MONUMENT • Teachers in Lewis-Palmer School District 38 have the lowest starting salary among eight nearby school districts, according to data presented at a recent board of education work session.

Additionally, D-38 teacher salaries are on the bottom half of those school districts surveyed.

In an effort to adhere to the district’s strategic plan, District Superintendent KC Somers and Chief Human Resource Officer Kristen Stueber presented the board with a detailed update of employee compensation data to align with the plan’s No. 3 priority, to “value our people and commit to continuous growth.” Included in review was compensation of faculty, administration and educational support staff.

Their presentation first looked at comparisons of funding points including per pupil revenue (PPR), mill levy and overrides, bond and mill compensation, total mil levy trends and D-38 trends in assessed value and mils.

Among PPR comparison with other regional school districts, Lewis-Palmer is second to last ahead of Falcon District 49. According to Somers, the difference ranges from between $535 to $3,600 more per pupil in neighboring districts.

Stueber said D-49 has a ballot initiative for the upcoming November election asking voters for a mill levy override. If that initiative passes, D-38 will have the loweest PPR in the neighboring district comparison.

“Ultimately, we can’t rely entirely on state funding to address our issues and local school districts must make locally based decisions on how best to invest in its school,” Stueber said.

About 80% of D-38’s annual budget is spent on employees compensation, in lieu of salary and benefits.

The presentation also noted D-38 made 164 new hires between Jan. 1 and Aug. 11, accounting for 22% of its workforce. These hires including 87 licensed professionals, 70 in educational support and seven administrators. There have also been 159 “separations of employees” from the district during that time period, accounding for a 21% turnover rate going into the 2021-2022 school year.

Stueber said the most common reasons given for separations were compensation, mental health, fatigue or burnout citing issues with COVID-19, a desire to leave the field of education, relocation and retirement.

The district’s employee turnover rate is the third highest compared to neighboring districts in 2020-2021, behind Harrison 2 and Falcon 49.

Board president Chris Taylor said given how state funding of schools districts is designed, mill levy overrides hardly seem to help the school district.

“Love it or hate it, Colorado is not exemplary in its investment in education, at least not K-12,” board secretary Ron Schwartz added.

Somers said the next steps in attempting to create a complete picture of D-38 compensation of employees would be to create a committee for information gathering, create a systemwide survey to collect input, and participate in the Oehms Consultant Group survey of the Colorado Springs school districts.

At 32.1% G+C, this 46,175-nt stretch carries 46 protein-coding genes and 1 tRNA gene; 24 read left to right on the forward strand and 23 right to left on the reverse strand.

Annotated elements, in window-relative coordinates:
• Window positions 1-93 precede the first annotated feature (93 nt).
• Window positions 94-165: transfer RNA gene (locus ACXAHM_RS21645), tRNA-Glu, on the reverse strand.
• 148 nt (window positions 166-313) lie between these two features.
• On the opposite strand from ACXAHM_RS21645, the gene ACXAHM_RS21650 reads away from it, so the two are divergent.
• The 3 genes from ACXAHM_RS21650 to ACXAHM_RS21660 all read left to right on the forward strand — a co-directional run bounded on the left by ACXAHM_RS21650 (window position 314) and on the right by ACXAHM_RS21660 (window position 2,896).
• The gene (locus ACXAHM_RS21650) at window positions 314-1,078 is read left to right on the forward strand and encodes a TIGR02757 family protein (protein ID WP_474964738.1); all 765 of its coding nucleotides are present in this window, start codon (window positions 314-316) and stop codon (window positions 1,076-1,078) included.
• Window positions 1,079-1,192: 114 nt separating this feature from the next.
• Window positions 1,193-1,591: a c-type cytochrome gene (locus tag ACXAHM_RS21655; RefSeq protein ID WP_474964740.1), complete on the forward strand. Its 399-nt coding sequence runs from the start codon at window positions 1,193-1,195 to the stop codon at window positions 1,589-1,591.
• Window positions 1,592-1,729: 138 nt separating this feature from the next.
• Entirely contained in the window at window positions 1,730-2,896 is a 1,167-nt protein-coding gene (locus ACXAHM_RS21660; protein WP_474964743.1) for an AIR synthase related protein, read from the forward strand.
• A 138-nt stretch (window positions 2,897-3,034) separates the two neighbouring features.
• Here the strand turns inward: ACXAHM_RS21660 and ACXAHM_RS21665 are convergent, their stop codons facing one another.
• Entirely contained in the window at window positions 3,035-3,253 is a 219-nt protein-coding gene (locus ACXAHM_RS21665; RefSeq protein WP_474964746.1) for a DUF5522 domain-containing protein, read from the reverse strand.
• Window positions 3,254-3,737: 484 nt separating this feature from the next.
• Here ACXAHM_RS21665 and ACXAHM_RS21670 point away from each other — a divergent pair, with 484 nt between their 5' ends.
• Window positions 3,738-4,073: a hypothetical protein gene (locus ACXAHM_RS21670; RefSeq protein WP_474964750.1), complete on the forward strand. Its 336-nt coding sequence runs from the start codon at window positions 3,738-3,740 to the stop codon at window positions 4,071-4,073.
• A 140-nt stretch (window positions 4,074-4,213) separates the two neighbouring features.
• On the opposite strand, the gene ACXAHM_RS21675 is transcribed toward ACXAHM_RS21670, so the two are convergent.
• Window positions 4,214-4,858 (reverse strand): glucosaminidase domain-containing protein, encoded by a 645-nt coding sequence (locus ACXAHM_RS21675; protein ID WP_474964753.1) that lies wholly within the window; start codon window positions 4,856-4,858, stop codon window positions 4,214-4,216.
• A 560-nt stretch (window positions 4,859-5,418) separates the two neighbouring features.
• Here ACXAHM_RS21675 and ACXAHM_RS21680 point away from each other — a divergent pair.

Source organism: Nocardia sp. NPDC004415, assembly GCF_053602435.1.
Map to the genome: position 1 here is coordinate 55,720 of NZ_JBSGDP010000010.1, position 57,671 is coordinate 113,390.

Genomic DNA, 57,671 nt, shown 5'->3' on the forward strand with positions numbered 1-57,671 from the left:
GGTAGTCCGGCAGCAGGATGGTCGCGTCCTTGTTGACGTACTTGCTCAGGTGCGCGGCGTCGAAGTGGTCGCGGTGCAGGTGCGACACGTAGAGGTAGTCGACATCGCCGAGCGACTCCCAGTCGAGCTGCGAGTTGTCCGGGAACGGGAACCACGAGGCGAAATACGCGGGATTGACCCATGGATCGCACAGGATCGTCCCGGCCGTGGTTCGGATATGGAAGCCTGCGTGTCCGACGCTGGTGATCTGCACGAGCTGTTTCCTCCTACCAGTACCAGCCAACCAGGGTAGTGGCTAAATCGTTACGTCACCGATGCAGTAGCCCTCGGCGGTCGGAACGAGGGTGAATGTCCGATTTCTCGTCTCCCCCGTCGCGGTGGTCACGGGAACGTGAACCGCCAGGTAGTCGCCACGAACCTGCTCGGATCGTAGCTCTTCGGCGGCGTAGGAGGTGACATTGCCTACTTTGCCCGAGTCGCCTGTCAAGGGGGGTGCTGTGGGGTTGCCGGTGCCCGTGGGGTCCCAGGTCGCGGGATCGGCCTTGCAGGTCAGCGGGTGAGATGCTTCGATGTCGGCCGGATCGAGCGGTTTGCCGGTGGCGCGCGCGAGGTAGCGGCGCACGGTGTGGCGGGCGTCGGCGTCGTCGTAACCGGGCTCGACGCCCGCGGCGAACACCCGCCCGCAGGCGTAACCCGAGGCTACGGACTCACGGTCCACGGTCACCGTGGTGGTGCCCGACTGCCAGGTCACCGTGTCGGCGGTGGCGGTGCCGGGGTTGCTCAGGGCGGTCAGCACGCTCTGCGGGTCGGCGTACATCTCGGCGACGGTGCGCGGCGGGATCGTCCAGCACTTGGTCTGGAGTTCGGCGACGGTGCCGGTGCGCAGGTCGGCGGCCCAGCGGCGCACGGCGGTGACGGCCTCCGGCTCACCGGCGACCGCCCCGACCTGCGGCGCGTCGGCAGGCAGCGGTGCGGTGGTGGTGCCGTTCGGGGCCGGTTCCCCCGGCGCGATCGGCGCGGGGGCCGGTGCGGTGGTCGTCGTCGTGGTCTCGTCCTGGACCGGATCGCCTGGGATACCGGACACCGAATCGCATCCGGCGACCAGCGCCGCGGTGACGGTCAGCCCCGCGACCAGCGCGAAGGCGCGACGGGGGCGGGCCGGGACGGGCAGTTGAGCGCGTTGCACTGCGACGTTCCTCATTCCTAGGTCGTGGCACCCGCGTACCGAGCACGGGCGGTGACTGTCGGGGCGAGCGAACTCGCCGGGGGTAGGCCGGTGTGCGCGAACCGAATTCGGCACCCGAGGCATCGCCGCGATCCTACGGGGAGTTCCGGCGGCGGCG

In addition, efforts would compare data gathered with the present structure and identify positions that need to be adjusted, create two or more possible options pre- and post-mill levy override, and consolidate present salary schedules of educational support.

The summary of the data indicated the areas where the district has control over the budget. It is within the range of neighboring districts, including having fewer administrators per student (42.44) than most.

“What we have control over, we are really doing as much as we possibly can,” Somers said. “The argument could be made that we are still not doing as much as we can, and we are open to conversations about that moving forward. But the fiduciary dollars are not there to manipulate what we have.”

Somers said the administrative team would be reviewing the discussion and board member input during the work session to refine some areas of the presentation. He said the team would look to share data again during the board’s regular Oct. 18 meeting.

“We will be talking about this for many hours to come,” Somers said. “We would like to have a really fine-tooth presentation so we can start circulating it to the community.”

He said his goal would be to have a comprehensive presentation completed by December, so members of the community can have a reference to what the board and administration are talking about.

“It’s hard to create an ask until we’ve established the present condition,” Somers said.

Taylor said a clear picture of the district’s present state is key to know what the district and its stakeholders want D-38 to look like in the future. A comprehensive plan has to be important to determining paths forward.

“We can’t just look at human resources alone,” Taylor said. “Otherwise, we are just doing a one-off, and that’s not working for us. … This is a great beginning.”

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